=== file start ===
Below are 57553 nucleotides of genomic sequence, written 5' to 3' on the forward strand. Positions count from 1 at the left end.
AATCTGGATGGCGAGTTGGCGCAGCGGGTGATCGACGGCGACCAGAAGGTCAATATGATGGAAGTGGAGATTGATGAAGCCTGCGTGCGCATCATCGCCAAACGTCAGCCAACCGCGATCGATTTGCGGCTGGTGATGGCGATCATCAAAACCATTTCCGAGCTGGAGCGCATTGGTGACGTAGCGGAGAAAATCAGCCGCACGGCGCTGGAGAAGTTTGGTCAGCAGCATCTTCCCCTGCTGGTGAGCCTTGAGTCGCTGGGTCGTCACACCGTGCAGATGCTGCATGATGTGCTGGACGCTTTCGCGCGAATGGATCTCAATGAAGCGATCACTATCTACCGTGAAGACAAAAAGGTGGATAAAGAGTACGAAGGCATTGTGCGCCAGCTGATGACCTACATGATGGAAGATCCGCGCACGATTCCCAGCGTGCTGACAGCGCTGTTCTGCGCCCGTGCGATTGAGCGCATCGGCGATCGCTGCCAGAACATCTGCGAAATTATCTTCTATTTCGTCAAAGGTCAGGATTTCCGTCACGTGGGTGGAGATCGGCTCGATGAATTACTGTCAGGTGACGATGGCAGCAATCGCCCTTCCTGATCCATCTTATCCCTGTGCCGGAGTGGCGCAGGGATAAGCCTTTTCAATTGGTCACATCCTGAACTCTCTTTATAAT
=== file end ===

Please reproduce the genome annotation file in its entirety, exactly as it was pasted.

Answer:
Below are 57553 nucleotides of genomic sequence, written 5' to 3' on the forward strand. Positions count from 1 at the left end.
AATCTGGATGGCGAGTTGGCGCAGCGGGTGATCGACGGCGACCAGAAGGTCAATATGATGGAAGTGGAGATTGATGAAGCCTGCGTGCGCATCATCGCCAAACGTCAGCCAACCGCGATCGATTTGCGGCTGGTGATGGCGATCATCAAAACCATTTCCGAGCTGGAGCGCATTGGTGACGTAGCGGAGAAAATCAGCCGCACGGCGCTGGAGAAGTTTGGTCAGCAGCATCTTCCCCTGCTGGTGAGCCTTGAGTCGCTGGGTCGTCACACCGTGCAGATGCTGCATGATGTGCTGGACGCTTTCGCGCGAATGGATCTCAATGAAGCGATCACTATCTACCGTGAAGACAAAAAGGTGGATAAAGAGTACGAAGGCATTGTGCGCCAGCTGATGACCTACATGATGGAAGATCCGCGCACGATTCCCAGCGTGCTGACAGCGCTGTTCTGCGCCCGTGCGATTGAGCGCATCGGCGATCGCTGCCAGAACATCTGCGAAATTATCTTCTATTTCGTCAAAGGTCAGGATTTCCGTCACGTGGGTGGAGATCGGCTCGATGAATTACTGTCAGGTGACGATGGCAGCAATCGCCCTTCCTGATCCATCTTATCCCTGTGCCGGAGTGGCGCAGGGATAAGCCTTTTCAATTGGTCACATCCTGAACTCTCTTTATAAT